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Lori George, an Ascension Wisconsin ICU nurse, receives the COVID-19 vaccine from Stephanie Fidlin at Ascension SE Wisconsin Hospital Dec. 16, 2020. (Mike DeSisti/Milwaukee Journal Sentinel). Lori George, an Ascension Wisconsin ICU nurse, receives the COVID-19 vaccine from Stephanie Fidlin at Ascension SE Wisconsin Hospital Dec. 16, 2020. (Mike DeSisti/Milwaukee Journal Sentinel).

Lori George, an Ascension Wisconsin ICU nurse, receives the COVID-19 vaccine from Stephanie Fidlin at Ascension SE Wisconsin Hospital Dec. 16, 2020. (Mike DeSisti/Milwaukee Journal Sentinel).

Tom Kertscher
By Tom Kertscher January 4, 2021

COVID-19 vaccines don’t use experimental technology, don’t track humans

If Your Time is short

  • The vaccines use new technology, but it has been tested on humans.
     
  • ​The vaccines don’t have chips that can be used for tracking people.

An image shared on Facebook claims COVID-19 vaccines use "new experimental technology never before used on humans" and that some "contain nanochips which can electronically track recipients." 

The post was flagged as part of Facebook’s efforts to combat false news and misinformation on its News Feed. (Read more about our partnership with Facebook.)

The image was shared by a number of accounts, including being highlighted by Detox, AntiVax and Woo Insanity, a Facebook account with more than 100,000 followers that describes itself on its page as being "satire/parody — just for fun and "dedicated to exposing pseudoscience hucksters and the woonatics that follow them, one laugh at a time."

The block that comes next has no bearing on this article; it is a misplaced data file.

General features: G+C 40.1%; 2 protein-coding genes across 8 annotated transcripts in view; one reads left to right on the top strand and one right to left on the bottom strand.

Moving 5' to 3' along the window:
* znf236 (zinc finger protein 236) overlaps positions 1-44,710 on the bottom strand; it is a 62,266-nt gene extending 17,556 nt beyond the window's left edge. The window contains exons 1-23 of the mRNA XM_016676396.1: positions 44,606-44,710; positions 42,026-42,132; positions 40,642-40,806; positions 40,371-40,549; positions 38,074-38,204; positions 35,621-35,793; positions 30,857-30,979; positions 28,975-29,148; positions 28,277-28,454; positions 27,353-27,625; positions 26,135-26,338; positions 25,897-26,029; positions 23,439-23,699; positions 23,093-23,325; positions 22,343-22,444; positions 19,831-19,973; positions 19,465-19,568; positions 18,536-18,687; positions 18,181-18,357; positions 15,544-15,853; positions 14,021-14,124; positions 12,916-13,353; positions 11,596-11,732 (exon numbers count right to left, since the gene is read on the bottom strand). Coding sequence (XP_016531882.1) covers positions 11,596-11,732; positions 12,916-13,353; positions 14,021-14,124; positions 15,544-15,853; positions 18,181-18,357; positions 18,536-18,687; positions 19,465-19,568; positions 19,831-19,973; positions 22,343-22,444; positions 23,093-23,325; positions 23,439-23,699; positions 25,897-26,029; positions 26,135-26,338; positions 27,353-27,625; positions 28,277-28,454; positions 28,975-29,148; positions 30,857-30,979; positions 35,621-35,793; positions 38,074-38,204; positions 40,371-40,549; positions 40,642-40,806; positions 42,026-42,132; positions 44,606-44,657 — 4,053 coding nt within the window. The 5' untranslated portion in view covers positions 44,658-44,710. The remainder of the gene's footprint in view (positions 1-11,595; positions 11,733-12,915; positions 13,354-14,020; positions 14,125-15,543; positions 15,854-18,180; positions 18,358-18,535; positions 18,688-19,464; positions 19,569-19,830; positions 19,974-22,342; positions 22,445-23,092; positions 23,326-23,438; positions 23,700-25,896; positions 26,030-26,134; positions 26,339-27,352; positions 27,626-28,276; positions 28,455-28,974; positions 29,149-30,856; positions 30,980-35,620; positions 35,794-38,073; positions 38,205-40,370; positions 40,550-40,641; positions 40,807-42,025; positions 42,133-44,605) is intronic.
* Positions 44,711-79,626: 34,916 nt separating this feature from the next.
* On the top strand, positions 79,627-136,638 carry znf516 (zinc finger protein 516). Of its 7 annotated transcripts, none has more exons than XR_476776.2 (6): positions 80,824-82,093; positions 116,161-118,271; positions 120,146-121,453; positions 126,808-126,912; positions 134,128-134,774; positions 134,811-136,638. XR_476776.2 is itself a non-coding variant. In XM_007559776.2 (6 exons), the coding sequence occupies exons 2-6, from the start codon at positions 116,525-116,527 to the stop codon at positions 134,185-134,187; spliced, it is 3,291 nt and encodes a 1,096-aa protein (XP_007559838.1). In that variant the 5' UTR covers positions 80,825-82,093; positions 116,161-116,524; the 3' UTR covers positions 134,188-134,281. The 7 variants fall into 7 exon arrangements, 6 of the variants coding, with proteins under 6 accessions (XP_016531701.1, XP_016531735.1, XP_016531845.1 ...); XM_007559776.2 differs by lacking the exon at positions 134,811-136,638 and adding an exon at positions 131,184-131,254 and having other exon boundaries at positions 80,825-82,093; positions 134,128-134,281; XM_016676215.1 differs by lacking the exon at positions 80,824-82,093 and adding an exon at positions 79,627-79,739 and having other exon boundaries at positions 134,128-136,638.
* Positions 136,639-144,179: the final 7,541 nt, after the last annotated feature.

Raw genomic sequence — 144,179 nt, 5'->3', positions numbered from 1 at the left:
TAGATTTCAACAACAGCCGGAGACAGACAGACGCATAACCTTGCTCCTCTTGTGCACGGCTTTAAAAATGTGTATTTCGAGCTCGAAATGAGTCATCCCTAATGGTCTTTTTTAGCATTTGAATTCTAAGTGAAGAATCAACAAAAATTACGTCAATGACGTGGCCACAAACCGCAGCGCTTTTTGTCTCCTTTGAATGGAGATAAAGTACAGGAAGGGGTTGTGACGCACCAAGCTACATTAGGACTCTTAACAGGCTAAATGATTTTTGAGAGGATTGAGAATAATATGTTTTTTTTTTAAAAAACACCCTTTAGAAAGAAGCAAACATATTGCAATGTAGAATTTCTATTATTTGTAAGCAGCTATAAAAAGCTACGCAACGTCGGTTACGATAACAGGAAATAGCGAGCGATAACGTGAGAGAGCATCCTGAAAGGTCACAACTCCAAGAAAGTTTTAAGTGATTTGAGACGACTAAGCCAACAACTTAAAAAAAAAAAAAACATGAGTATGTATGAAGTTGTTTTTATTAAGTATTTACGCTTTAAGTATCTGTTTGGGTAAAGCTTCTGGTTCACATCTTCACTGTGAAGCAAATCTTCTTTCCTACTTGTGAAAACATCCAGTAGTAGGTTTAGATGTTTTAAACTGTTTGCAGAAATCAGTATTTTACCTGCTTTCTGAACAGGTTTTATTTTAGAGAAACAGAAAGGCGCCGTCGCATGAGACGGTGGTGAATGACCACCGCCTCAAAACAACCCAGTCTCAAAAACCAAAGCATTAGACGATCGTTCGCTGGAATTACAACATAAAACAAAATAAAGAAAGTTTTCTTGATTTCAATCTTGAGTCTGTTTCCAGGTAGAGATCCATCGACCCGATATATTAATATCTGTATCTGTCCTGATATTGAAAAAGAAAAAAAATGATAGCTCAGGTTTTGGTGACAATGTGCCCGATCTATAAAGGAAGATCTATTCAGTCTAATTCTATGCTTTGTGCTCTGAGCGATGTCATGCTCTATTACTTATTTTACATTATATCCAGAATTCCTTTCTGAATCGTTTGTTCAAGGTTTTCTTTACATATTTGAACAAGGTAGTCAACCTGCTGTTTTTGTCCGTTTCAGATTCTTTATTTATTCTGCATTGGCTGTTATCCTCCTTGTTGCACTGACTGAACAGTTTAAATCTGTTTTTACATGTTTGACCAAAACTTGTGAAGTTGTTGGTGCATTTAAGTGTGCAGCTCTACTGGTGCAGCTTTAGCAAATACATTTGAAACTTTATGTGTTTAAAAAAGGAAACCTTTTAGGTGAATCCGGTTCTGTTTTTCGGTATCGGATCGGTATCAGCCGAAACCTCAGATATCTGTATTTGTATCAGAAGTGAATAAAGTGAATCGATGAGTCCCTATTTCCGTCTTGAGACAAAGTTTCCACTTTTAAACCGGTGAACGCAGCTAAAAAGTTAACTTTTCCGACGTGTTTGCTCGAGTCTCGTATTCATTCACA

The first two coronavirus vaccines from Pfizer and Moderna were developed in record time and use new technology, called messenger RNA, to combat the disease. But that does not mean that safety protocols were bypassed or that researchers didn’t do enough testing. For example, the vaccine developed by Pfizer-BioNTech has been studied in clinical trials involving about 44,000 people, with half receiving the vaccine, and the other half receiving a placebo.

The vaccines do not include microchips for tracking patients. 

Featured Fact-check

We rated that claim False when we saw it being made in a video circulating on social media that said that some COVID-19 vaccines could include microchips to let government officials track patients. A medical technology company has been producing prefilled syringes for coronavirus vaccines. The syringes can include an optional chip on the label — not inside the injected dose itself — that would show if a particular dose is expired or counterfeit. The chips would not be injected with the vaccine, nor would they gather information on patients or allow their locations to be tracked.

Our ruling

An image shared on Facebook claimed COVID-19 vaccines have "experimental technology never before used on humans" and that some "contain nanochips which can electronically track recipients." 

The technology is new, but it was tested on humans. The vaccines don’t contain chips for tracking.

We rate the image False.

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COVID-19 vaccines don’t use experimental technology, don’t track humans

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